2012 paper by Yenisel Porro Delgado at UNC Charlotte. “No one really agrees on the exact origins of the name Operation Pedro/Peter Pan, however, there are two popular theories. The first is that Father Walsh named it Operation Pedro Pan after Pedro Menendez, a fifteen year old boy whose parents sent him to the United States alone in order to protect him from communist indoctrination. Pedro was the first boy that Walsh encountered before the start of OPP. Parents, fearing for their children’s safety, began to send their children to the United States through tourist visas before the operation was even considered. Most who sent their children in that manner, however, had relatives and friends who would agree to care for the children temporarily.
Operation Pedro Pan Marker image. Click for full size.
Photographed By J. J. Prats, February 10, 2014
4. Operation Pedro Pan Marker
Pedro was not so fortunate, he was found in the streets homeless after his struggling caregivers had to abandon him. The second theory is that a reporter from the Miami Herald gave it the name Operation Peter Pan because it resembled the story of Peter Pan and the Lost Boys in Never Land. As Maria de los Angeles Torres quoted from the Miami Herald, ‘This is the underground railway in the sky — Operation Peter Pan.’ ” (Originally submitted on February 22, 2014, from https://writing.uncc.edu/student-writing/operation-pedro-pan-and-its-political-implications-us-peter-pan-fairy-tale-became-re)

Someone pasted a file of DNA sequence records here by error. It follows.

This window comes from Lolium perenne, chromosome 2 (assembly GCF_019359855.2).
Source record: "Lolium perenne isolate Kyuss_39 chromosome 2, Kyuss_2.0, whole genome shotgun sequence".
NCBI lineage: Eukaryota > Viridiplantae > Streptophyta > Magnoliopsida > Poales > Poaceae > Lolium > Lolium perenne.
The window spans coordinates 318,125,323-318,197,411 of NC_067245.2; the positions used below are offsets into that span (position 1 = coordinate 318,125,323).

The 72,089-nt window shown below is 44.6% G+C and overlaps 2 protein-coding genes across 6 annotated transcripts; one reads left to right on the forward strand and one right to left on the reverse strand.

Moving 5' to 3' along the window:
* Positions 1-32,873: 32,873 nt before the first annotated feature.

— Submitted November 25, 2017, by J. Makali Bruton of Accra, Ghana.
 
 
Credits. This page was last revised on October 27, 2020. It was originally submitted on February 22, 2014, by J. J. Prats of Powell, Ohio. This page has been viewed 2,226 times since then and 121 times this year. Photos:   1, 2, 3, 4. submitted on February 22, 2014, by J. J. Prats of Powell, Ohio.

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Jun. 22, 2024